What's my history?
There are many variations on our name, but the one I like the best is ‘Xi Shi’. She was one of the four renowned beauties of ancient China. Beauty is in the eye of the beholder of course, but if you like your beauty in small packages, then there are perhaps few better than us. The translation of Shih Tzu is “lion dog”, so named because we were bred to resemble the lion as depicted in Ancient China. Personally, I think there’s a lot more kudos to that than the “Chrysanthemum dog” tag given to us by the English upon our arrival on their shores. Our lineage extends over 2,000 years and was likely a cross between the Tibetan Lhasa Apso and the Pekingese. We were introduced into Europe around 1930 and subsequently the U.S. after World War II. We are now recognised by all worldwide bodies on dog breeds worth their salts.
What do I look like?
We look much like a lion really, just without the roar. Our coat is naturally long, although some owners clip us. For dog shows, the long coat needs to stay – and what a might fine coat it is too. It should reach to the floor, be wonderfully silky and can come in a variety of colours through gold, white, brown, red and even charcoal black. We are a big bag of fur in fact, which includes our drop ears and curled tail. Fortunately our coat barely sheds at all. You may notice a distinctive confidence in our carriage. It’s more of a bounce. Some dogs mistake this for arrogance. We’re not lofty at all – it’s just the Xi Shi in us.
What do I need from you?
Well let’s get the obvious out of the way first. If you woke up with this much hair, you’d soon see the need to set the alarm clock a little earlier. We do need lots of TLC in the grooming department. So if time is not on your side, then you’ll need to get us clipped. There are some great dog groomers out there. A tangled Shih Tzu is not a happy Shih Tzu. Beyond that, we’re very much a family dog, so love being around people. We do love walks but don’t feel the need to go off trailblazing across multiple terrains. A little jog in the park will do us fine. Above all else, we like a lot of play and an opportunity to show off our social skills with your friends and family. Do be aware of what you humans impolitely refer to as “small dog syndrome” (what about “big dog syndrome” for those clumsy oafs?) The truth is, yes we are small and adorable, but you still need to be the boss of the house, otherwise we tend to get lofty ideas and this can lead to trouble. Watch out for some ear and eye problems, but we’re generally quite a healthy dog.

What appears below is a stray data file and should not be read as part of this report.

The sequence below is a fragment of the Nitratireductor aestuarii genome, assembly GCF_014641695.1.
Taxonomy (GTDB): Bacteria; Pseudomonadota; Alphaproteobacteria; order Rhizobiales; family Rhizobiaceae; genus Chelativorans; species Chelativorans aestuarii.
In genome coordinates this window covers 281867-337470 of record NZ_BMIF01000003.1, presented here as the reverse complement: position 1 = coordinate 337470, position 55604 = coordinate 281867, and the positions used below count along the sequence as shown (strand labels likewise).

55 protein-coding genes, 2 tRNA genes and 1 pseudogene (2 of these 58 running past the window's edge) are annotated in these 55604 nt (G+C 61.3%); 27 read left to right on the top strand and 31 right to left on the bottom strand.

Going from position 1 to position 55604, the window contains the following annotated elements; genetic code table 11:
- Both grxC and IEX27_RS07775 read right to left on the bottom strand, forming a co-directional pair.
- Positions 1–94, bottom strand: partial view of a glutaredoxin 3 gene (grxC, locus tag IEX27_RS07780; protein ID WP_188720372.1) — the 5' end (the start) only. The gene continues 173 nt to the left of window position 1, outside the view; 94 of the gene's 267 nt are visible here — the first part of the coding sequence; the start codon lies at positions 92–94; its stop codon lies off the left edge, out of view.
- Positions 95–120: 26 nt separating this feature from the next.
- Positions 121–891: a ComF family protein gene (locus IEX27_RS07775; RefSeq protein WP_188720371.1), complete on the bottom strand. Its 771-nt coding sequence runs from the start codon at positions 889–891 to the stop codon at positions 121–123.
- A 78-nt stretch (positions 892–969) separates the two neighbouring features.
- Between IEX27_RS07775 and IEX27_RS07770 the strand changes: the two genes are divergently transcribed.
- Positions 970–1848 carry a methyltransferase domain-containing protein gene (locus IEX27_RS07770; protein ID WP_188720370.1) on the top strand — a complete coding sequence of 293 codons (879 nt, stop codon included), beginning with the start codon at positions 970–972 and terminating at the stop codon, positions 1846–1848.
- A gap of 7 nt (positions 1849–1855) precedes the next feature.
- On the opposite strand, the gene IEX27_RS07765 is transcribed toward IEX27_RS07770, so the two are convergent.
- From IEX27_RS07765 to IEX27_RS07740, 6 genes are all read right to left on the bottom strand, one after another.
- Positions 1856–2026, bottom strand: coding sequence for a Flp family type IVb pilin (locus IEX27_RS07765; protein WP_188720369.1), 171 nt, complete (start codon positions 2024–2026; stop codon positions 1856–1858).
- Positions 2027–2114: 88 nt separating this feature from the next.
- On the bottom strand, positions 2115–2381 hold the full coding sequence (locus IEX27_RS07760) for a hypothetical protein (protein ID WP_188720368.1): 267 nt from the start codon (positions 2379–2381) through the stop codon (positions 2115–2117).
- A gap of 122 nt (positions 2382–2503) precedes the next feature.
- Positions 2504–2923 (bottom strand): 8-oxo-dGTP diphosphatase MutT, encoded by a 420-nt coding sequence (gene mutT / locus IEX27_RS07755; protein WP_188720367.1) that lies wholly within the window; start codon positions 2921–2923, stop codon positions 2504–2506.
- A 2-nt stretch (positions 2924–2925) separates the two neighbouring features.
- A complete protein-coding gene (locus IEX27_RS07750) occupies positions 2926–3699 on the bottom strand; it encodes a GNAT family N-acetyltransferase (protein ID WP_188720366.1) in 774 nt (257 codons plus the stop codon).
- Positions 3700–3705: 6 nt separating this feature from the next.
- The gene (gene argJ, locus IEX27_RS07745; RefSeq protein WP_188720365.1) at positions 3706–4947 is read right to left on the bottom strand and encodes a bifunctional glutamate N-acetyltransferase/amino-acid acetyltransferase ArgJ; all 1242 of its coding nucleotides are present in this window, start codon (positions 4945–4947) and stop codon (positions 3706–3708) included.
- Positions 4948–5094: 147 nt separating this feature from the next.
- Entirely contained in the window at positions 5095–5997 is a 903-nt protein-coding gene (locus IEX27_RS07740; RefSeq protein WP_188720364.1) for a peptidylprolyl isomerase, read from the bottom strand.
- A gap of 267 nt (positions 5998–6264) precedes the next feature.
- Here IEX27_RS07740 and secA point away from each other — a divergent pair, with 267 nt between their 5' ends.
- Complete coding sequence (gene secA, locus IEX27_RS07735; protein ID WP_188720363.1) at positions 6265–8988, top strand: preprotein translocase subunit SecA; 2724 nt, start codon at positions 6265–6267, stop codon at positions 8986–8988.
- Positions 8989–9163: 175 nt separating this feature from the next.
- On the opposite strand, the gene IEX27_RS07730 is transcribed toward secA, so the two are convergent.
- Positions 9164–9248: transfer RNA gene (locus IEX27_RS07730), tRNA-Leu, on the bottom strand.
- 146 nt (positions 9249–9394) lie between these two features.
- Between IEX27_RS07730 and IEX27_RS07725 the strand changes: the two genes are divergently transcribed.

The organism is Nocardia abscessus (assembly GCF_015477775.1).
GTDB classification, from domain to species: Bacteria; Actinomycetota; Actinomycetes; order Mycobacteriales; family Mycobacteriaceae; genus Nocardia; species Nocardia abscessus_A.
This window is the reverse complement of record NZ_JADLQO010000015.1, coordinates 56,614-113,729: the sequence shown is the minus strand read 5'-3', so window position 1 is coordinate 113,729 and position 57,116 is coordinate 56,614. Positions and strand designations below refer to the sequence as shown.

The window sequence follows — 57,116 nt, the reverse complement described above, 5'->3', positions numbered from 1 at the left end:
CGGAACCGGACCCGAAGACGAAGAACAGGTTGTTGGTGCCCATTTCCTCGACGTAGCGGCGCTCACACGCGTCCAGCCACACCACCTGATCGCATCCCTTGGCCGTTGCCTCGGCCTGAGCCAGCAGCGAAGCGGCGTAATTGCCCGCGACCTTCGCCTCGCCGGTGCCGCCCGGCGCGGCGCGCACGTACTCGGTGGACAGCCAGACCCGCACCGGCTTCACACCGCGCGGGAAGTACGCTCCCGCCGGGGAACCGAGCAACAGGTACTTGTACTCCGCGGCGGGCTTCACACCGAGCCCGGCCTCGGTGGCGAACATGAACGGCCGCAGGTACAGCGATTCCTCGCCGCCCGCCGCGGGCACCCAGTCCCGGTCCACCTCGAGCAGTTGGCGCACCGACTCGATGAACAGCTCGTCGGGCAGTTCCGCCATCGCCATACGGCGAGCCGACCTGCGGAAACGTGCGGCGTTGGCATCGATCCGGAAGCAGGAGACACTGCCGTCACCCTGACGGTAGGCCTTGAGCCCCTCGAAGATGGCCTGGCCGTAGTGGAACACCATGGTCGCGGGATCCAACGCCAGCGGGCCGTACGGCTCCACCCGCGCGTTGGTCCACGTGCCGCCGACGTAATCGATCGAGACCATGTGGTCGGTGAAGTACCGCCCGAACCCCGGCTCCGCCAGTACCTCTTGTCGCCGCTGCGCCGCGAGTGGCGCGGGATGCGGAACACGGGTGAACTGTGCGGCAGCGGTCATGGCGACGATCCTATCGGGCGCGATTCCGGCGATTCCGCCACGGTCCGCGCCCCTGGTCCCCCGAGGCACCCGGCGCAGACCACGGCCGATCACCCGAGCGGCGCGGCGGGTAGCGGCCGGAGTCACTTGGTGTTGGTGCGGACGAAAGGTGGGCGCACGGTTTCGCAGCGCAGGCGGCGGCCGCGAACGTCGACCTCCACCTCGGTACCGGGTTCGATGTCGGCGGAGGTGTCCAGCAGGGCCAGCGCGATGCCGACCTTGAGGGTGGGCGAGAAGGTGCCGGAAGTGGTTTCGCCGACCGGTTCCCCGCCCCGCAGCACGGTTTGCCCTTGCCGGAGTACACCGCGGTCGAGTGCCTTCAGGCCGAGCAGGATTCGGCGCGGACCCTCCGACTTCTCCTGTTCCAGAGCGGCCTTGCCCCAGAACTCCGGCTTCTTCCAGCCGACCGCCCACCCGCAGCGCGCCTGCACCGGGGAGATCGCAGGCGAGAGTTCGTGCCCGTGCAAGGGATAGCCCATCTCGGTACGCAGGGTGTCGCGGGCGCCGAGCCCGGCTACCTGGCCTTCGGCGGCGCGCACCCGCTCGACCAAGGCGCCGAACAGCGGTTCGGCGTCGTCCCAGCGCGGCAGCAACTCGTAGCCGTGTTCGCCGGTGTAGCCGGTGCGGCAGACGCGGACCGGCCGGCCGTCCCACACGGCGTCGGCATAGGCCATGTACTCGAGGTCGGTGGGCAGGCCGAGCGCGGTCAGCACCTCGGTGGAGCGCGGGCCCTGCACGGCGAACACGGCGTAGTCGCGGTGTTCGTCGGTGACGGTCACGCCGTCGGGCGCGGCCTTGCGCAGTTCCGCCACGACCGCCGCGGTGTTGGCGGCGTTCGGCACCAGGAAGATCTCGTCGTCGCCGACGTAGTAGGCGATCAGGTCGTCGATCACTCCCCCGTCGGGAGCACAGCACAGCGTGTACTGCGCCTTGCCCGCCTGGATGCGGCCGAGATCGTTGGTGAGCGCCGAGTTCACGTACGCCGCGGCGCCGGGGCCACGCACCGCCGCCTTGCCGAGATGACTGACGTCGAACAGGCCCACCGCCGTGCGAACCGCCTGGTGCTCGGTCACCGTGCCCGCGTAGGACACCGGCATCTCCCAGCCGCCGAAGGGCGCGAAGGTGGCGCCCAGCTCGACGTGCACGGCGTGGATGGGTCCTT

What I will give in return
We are like our cousin the Lhasa Apso in many ways. However, whilst they were bred to guard those monasteries, we weren’t required for such a function. Therefore, we’re less of a watch dog, so don’t bank on us saving the day with intruders – we may possibly just lick them. What we will give is lots of affection and a liking for play. We’re pretty good with children, although will still get a bit uptight if provoked. We also have few issues with being around other dogs. Probably not what you want to hear, but we do have a slight tendency to snore – so I’m told anyway.
How big will I get?
You won’t need to extend the house to accommodate us – about 11in (27cm) and 11lb-18lb (5kg-8kg).
How long should I be around for?
We can live to a good age – 15 years and maybe longer.
How big is our litter?
Unlike most small dogs, we can have quite large litters – perhaps 5-6 pups.
Well now, our list reads like a celebrity coffee table magazine! Here’s just a small selection – Brooke Shields, Elizabeth Taylor, Andie MacDowell, Kim Basinger. And just to negate the ‘Hollywood Leading Lady’ stereotype, how about these icons of raw masculinity – Yul Brynner, David (“The Hoff”) Hasselhoff and…Bill Gates!
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Disclaimer: the views expressed on this page and any comments below are only a guide to typical traits and views on the breed. Individual circumstance and traits will always vary so we can be in no way responsible for any of the information provided.
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